7. I am so sorry for you Cassie. I can empathize with you. It will not be an easy decision.

    I'm in the same boat, too big of a house, out in the country on 10 acres, I love the solitude and space, but then again, I am beginning to feel too isolated, especially on winter days. I/we have always lived in rather isolated places, I'd rather look out and see the critters, too, rather than a neighbor. I keep reminding myself that it is just a house, the memories will still be with me, no matter where I live. And on some days, I don't want the memories to keep popping up in my face. It just is another reminder that he isn't here, and there will be no more memories made with him.

    My search for a new location is only on the web right now, I cannot muster the strength to actually walk inside or drive by another house/condo/whatever. Baby steps indeed. Take your time with this decision, it's almost 2 years for me, and as time goes on I feel I am be better off mentally to make the correct decision. Not any easier, but time puts things in perspective a bit better. I miss my life with him, too. I've been derailed, and still haven't found the tracks.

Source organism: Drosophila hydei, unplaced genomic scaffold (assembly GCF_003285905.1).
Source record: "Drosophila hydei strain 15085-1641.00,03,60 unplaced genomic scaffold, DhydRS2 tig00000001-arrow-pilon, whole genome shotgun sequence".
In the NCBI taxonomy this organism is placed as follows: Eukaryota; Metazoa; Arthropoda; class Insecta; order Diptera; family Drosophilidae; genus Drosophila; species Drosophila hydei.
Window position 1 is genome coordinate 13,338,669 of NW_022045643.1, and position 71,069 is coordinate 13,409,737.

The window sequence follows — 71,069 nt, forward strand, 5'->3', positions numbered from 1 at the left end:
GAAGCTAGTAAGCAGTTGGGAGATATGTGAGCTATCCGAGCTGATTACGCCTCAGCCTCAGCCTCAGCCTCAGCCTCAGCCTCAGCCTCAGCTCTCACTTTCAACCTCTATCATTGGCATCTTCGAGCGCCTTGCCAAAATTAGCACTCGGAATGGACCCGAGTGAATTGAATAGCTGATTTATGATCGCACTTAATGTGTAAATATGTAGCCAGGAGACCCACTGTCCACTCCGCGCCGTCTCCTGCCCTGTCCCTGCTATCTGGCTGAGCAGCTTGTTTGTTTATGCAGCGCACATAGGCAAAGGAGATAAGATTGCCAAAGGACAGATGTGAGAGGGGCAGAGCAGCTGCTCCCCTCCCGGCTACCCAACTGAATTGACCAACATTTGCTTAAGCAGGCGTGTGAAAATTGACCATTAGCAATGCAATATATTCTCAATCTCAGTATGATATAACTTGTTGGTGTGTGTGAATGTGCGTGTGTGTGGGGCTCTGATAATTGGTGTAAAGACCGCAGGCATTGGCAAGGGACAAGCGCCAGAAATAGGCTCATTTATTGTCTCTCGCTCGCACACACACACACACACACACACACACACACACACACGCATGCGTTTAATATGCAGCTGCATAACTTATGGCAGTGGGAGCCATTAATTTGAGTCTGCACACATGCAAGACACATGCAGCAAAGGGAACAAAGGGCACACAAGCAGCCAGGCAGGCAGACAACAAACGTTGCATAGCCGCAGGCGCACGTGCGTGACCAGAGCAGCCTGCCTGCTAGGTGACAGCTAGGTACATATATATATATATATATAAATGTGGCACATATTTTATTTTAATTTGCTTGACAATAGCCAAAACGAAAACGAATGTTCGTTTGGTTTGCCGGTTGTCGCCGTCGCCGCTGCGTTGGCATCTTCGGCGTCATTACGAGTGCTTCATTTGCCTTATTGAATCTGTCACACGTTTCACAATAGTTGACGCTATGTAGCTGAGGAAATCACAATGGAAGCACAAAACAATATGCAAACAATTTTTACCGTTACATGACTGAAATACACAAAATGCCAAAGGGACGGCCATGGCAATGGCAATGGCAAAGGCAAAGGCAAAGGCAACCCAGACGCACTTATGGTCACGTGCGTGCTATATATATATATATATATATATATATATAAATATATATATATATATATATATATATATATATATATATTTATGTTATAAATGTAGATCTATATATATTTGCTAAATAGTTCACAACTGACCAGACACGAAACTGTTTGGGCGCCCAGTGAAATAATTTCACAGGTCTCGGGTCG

8. Cassie ( I am anon 1 aka The Amazon +smile+

    i hope that you didn't think i was implying it is easy what you are doing. I am sure many times a day it is overwhelming but I think . . . if we stop in those moments and just feel the rightness of things - if you feel that, then you have to go with that. It is so hard to have every decision come into question. I find that now my husband is gone. I am now and have always been a very independent woman and our decision making when Jim was here was always a mutual back and forth. I miss that other voice. Not because I need him to tell me what to do - because I liked having the challenge to my decisions and I liked knowing the decisions I made were grounded. Now, I have to learn to trust my solo voice. That is what you are doing - that is what is brave about your decision. It doesn't mean it is not difficult.